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:lmao

Wow, this "DEAD CROWD" meme is getting really out of control.

Last night's crowd was decent. There really isn't that much difference between today's crowds and the Attitude Era crowds. It was only during the big moments in that era that the crowd went absolutely bonkers.
/thread

Go watch the shows, kids. The rose-tinted glasses people have towards the Attitude era is absurd.
 

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Book better shows.

Push newer talent with effort.

Send Cena back to FCW.

Take the belt off miz.

Give a damn about the tag team and divas division.

Make the IC title just as important as the WWE title.

A slew of things will they do it?? Probably not :no:
Stopped reading there

Creative: Hey, lets send our biggest star, who always invokes a reaction from the crowd, back to the training facility

Vince: Yeah, that'll make the crowd more excited. Take out the guy who gets the biggest reaction
 

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The crowds are bland and lifeless because what their watching is too. I went to a house show recently and it was almost silent throughout the whole thing apart from when Cena came out.
 

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I must away and tend to my ravens
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I thought SmackDown had this screaming pop and boo sound used everywhere?
Yeah, they do. They play it on Superstars as well.

Also, I'm sure they keep the canned pop for Cena. There's too many people booing him now.
You can actually work out in advance how the crowd are going to react to Cena if you know the size of the arena. When the capacity is around 10-15 thousand the majority of the crowd are kids and their parents. As the crowds get bigger the demographic tends to shift in favour of adult males and those are the people who shit on him. If they really want everyone to cheer for him they need to stick to smaller venues.
 

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I think less scripting would help. I care when I feel like the guy in front of me cares, when what he's saying comes from the heart. I want him out there pouring his personality and his character and his passion into the performance. I want him acknowledging the audience, but not in a patronizing, corporate fashion... in a way that lets the audience participate, in a way that feeds off their energy. Involving the crowd in a nonscripted, spontaneous way, and getting them to care about you, is the way to get the audience to cheer and boo and all the rest. IMO.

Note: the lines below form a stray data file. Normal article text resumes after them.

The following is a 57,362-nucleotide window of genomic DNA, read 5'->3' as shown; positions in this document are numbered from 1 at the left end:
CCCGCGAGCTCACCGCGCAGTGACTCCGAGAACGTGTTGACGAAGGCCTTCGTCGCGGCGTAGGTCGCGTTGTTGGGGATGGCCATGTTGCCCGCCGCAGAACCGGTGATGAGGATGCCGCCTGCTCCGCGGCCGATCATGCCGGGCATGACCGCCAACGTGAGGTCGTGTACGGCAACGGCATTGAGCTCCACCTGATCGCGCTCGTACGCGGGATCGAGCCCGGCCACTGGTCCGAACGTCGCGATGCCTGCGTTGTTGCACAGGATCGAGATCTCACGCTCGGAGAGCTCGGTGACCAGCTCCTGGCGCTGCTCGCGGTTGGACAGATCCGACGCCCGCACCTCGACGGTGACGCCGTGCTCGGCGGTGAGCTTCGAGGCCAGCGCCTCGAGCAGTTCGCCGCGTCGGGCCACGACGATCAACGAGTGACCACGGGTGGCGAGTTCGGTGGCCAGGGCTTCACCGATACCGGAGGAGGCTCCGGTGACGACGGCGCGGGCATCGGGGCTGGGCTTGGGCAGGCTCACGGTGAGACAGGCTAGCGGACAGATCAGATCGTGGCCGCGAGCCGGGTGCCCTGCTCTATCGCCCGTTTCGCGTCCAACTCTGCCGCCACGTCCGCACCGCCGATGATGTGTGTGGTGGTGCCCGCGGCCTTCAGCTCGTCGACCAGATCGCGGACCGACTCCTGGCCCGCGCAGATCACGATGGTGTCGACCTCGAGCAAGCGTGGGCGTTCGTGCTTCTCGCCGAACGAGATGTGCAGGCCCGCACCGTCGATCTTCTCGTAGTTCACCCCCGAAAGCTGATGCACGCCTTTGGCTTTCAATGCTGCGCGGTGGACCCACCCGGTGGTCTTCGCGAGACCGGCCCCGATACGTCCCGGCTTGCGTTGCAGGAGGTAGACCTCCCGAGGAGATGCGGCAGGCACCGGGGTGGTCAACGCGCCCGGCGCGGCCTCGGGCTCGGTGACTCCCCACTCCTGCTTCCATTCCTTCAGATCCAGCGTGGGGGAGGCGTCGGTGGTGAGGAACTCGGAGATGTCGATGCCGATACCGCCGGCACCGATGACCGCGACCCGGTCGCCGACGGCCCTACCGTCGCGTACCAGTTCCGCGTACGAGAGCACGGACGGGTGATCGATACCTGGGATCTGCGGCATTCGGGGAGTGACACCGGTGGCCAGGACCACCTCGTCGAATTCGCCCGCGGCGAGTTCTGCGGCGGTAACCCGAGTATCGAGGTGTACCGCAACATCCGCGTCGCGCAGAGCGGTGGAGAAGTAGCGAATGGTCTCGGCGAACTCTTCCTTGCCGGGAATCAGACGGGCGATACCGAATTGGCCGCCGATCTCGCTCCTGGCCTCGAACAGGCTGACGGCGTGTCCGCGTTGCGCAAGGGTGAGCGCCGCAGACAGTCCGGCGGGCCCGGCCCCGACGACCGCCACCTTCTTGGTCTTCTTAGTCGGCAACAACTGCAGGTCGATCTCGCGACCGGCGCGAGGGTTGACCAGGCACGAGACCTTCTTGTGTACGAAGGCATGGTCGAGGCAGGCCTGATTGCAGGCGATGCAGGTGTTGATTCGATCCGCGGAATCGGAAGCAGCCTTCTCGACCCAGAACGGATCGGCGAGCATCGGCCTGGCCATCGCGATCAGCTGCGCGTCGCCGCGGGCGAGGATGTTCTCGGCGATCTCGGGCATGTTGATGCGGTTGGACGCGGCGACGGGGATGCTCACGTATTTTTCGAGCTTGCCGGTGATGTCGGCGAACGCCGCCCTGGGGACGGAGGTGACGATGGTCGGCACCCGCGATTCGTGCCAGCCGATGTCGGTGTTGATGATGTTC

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1) Have some fecking matches. Less squashes, less screwy finishes just two guys in the ring looking for the 1-2-3. Strangely enough, crowds get more interested in wrestlers and matches when they see stuff happening so make stuff happen.

2) Mic time. Unless the promo has a very tight script for interruptions and so on (as with this week's Raw leading into the Gauntlet match) let the wrestlers improv their way through stuff, let them see what works for them and gets the crowd going. Also, try and put some limits on how long promos are going to be. Long promos are generally boring and people only remember the pithy quotes, get to the point or get out.

3) Cut back on the "WWE style". Slow pace and lots of rest holds dulls the crowd down badly.

4) Stop being so damned embarrassed about yourselves. Call them wrestlers and call yourself a wrestling company because that's what you all really are. Wrestling is how you entertain people, when I act I call myself an actor, when I sing I call myself a singer, when people wrestle I call them wrestlers. People will appreciate the honesty and they'll suspend their disbelief more easily.

Plus it saves on botches like Michael Cole calling himself a "wrest*cough*superstar" which would have been hilarious if it wasn't so sad.

Gimmicks are not bad. PG is not bad. Screwjobs and odd match stipulations are not bad. The trick to any artistic endeavour is to know what you're making and to have a good editor to reign you in when you're running too wild. Creative need to be constrained and corporate need to take some of the leashes off.

Wrestling, just like it's nonviolent cousin, the commedia dell'arte is all about people working through a fairly standard set of plots using their own skills to embellish on those basic principles. A good company understands this and provides it. A bad one tries too hard to b something else and fails to be either.
 
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